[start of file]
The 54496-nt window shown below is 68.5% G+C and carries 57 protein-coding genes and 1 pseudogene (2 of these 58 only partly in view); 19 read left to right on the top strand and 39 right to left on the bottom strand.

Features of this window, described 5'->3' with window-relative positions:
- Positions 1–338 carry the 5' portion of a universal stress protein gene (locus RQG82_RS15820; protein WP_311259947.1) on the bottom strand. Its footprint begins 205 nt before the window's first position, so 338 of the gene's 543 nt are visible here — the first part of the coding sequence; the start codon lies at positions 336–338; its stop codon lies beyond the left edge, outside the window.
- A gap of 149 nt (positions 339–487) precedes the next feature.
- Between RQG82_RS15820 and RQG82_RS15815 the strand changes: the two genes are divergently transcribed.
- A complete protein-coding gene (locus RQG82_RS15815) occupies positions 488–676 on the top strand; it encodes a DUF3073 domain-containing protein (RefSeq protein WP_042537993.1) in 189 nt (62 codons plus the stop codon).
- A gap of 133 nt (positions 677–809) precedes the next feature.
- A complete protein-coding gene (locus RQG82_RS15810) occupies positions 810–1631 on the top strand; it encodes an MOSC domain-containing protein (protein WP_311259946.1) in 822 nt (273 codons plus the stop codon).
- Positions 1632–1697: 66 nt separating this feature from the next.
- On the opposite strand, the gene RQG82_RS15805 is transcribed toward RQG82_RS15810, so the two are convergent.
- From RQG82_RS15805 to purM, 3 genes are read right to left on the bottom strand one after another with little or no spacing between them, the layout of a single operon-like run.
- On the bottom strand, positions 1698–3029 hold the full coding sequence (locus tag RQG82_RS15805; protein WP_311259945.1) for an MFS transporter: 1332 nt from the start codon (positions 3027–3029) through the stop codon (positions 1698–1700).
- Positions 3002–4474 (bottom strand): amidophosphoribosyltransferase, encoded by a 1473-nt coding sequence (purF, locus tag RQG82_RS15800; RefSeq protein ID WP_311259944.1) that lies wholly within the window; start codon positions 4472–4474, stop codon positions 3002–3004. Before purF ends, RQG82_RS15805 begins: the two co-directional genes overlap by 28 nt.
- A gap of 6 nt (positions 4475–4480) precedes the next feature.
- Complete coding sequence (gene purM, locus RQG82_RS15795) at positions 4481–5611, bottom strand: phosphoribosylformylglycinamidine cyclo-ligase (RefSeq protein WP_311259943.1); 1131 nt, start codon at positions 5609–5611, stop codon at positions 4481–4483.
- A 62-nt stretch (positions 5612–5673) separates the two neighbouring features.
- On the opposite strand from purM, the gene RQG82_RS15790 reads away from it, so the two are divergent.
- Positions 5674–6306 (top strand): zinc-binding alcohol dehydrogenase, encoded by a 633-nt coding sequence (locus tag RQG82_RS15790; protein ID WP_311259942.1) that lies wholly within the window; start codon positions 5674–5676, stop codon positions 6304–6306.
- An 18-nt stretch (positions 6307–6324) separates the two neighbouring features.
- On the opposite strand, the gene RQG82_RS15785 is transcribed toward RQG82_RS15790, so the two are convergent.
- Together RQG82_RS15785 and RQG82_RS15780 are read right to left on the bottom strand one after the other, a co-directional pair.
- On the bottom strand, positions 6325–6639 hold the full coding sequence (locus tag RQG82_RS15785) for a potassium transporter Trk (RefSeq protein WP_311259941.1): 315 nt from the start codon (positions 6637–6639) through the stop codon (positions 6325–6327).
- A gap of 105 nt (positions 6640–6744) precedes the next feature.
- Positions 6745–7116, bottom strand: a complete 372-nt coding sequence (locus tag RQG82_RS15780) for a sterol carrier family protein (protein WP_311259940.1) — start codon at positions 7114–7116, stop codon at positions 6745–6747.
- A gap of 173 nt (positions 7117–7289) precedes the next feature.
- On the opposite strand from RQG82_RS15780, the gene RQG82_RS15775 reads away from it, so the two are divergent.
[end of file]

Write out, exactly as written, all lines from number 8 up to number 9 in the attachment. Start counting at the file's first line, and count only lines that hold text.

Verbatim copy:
- A complete protein-coding gene (locus RQG82_RS15810) occupies positions 810–1631 on the top strand; it encodes an MOSC domain-containing protein (protein WP_311259946.1) in 822 nt (273 codons plus the stop codon).
- Positions 1632–1697: 66 nt separating this feature from the next.